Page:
Aisa Food Exhibition|India’s food trends include micro cuisines and wellness menus


Ring in 2024 with de-alcoholised wine, because this is the year for wellness menus, food adventures and the discovery of a wealth of Indian micro-cuisines. There will be responsible kitchens, less food waste and adventurous dinners.


We tend to be a bit battle scarred as the year ends. This year, perhaps more than usual. In a world that is in the grip of war and a climate crisis, when we gather together for meals, we are likely to seek comfort in friends, family and nostalgia. And we are also in the mood for a change of pace. All of which will influence how we eat in 2024.  


Here are Aisa Food Exhibition’s predictions for the coming year.


Responsible dinners


We will expect more out of our favourite restaurants, from decreasing food waste to treating staff better.


Over the past year many of the country’s restaurants and bars have been working towards reducing their carbon footprint, cutting back on food waste and collaborating with local farmers to create seasonal menus that hero indigenous ingredients. In an attempt to move towards being zero-waste, professional kitchens are also taking tips from traditional homecooks by using every part of the vegetable, in addition to composting and repurposing leftovers.


Expect these efforts to intensify, even as chefs find ways to stand out from the pack by foraging, collaborating with local communities and highlighting indigenous spices. This focus on provenance will result in more detailed menus, which celebrate the origin of their main ingredients.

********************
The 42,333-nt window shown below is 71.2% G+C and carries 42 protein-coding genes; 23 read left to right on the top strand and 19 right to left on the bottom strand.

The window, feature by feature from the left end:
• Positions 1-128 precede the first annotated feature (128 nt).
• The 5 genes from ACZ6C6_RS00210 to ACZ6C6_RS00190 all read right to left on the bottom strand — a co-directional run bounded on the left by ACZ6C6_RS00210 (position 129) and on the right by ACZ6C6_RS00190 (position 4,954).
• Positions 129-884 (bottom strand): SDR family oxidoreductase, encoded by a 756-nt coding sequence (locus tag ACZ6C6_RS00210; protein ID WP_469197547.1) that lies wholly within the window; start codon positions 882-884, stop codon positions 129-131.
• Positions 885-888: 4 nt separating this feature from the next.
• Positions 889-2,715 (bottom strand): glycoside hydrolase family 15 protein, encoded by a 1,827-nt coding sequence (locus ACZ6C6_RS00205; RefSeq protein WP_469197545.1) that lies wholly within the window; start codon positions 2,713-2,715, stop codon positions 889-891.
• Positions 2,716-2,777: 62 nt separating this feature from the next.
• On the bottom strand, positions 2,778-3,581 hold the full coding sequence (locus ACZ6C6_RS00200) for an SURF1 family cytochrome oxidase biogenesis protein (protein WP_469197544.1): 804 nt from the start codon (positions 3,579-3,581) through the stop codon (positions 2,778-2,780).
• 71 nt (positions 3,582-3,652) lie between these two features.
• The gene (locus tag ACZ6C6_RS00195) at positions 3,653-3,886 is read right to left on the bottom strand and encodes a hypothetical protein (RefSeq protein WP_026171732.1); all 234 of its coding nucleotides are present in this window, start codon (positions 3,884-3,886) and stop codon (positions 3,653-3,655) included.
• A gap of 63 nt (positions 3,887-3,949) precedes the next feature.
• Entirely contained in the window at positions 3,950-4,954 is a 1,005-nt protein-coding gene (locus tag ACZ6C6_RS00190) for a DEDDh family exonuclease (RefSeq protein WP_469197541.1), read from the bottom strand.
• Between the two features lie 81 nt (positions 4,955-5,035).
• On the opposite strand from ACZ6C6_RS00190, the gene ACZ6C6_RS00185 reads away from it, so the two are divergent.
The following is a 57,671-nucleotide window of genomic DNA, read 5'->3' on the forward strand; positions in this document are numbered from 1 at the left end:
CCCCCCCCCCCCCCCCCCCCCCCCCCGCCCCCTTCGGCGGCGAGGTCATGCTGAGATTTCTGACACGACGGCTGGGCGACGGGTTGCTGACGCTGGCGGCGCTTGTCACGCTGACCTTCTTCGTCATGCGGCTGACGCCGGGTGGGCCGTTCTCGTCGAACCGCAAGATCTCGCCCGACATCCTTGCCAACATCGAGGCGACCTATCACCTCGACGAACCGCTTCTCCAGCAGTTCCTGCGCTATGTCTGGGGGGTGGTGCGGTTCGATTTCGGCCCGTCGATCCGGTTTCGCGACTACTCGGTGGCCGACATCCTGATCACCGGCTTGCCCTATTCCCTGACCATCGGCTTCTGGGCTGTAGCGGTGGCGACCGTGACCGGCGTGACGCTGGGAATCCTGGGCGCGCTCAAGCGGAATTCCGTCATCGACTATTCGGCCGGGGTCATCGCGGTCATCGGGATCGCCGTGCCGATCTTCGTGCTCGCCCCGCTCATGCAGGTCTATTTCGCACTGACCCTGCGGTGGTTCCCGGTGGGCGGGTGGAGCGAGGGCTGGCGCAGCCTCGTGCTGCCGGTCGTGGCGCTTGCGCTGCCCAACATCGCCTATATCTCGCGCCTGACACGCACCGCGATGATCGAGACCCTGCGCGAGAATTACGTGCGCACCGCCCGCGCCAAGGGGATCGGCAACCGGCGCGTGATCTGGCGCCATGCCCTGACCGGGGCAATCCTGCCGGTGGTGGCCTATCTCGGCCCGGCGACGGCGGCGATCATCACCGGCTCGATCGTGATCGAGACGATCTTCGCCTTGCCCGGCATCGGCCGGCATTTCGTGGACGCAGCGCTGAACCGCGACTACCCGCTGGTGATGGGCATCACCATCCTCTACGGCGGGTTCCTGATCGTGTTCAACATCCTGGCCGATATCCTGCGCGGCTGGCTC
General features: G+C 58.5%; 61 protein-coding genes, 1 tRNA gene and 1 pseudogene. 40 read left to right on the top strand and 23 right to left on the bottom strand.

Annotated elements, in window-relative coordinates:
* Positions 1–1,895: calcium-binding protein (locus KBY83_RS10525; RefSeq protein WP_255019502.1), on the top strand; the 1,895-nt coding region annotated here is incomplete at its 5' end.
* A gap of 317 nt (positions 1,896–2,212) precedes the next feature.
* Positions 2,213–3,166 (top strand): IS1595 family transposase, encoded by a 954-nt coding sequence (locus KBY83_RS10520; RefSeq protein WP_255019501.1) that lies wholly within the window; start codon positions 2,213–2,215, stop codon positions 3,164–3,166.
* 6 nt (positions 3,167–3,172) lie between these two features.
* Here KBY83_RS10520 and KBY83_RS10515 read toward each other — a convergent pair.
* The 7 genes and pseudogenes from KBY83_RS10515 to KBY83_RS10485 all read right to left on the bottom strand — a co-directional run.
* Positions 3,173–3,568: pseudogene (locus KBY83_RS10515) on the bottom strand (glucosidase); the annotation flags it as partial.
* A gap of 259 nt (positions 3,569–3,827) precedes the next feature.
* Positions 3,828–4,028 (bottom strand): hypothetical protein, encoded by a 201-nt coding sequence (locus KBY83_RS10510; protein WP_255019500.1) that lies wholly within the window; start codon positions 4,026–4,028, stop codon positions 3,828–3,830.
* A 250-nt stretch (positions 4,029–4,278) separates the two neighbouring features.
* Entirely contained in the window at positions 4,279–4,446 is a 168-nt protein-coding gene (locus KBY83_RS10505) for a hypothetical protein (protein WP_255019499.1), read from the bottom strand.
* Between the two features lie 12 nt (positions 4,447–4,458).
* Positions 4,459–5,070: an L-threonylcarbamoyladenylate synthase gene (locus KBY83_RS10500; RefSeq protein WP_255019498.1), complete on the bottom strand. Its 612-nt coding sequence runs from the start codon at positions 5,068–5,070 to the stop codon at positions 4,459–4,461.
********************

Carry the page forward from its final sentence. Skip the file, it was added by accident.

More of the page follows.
Professional kitchens, which are notoriously stressful spaces, are also likely to put more effort into staff welfare as hiring and retaining chefs and waiters gets increasingly challenging with more opportunities opening up across the country and abroad. Hopefully 2024 will bring them better pay, more respect, shorter hours and a healthier work-life balance.


Bento cakes and little luxuries


Take the small wins. People have always found comfort in the spongy arms of a chocolate cake, but in the coming year, we will see a rise in decadent desserts as people seek quick, easy treats to indulge themselves.


The year will see a rise in dessert bars, patisseries and ice cream parlours. Quality will get better than ever before thanks to the better availability of gourmet ingredients, both Indian and imported.


The emergence of ambitious craft coffee and cacao companies across India will also mean that we will get more nuanced, thoughtfully sourced desserts, with the pleasing complexity that comes from terroir and skillful processing.


We will also see more creative fusion as Indian sweets get a contemporary makeover in order to appeal to a jaded younger audience.


Bento cakes aka lunchbox cakes will get more popular, as more customers ask for individual, beautifully plated desserts to savour, and share on Instagram.


Comfort comes in a mug as well – so we will also be drinking more matcha, boba tea and gourmet hot chocolate.


Menus that remind you of home


Nostalgia is on the menu next year. Over the past year a slew of Indian restaurants, including Tres Ind in Dubai, Gaa in Bangkok and Semma in New York have won acclaim, and Michelin stars, for their progressive Indian food, rooted in traditional regional cooking from the chef and their team’s parents’ homes.


Inspired by their success, more chefs will explore regional food in the coming year, exulting in relatively unexplored indigenous ingredients to add a touch of exotica. We will see a rise in menus built around Indian micro-cuisines, aschefs look inwards instead of abroad for inspiration.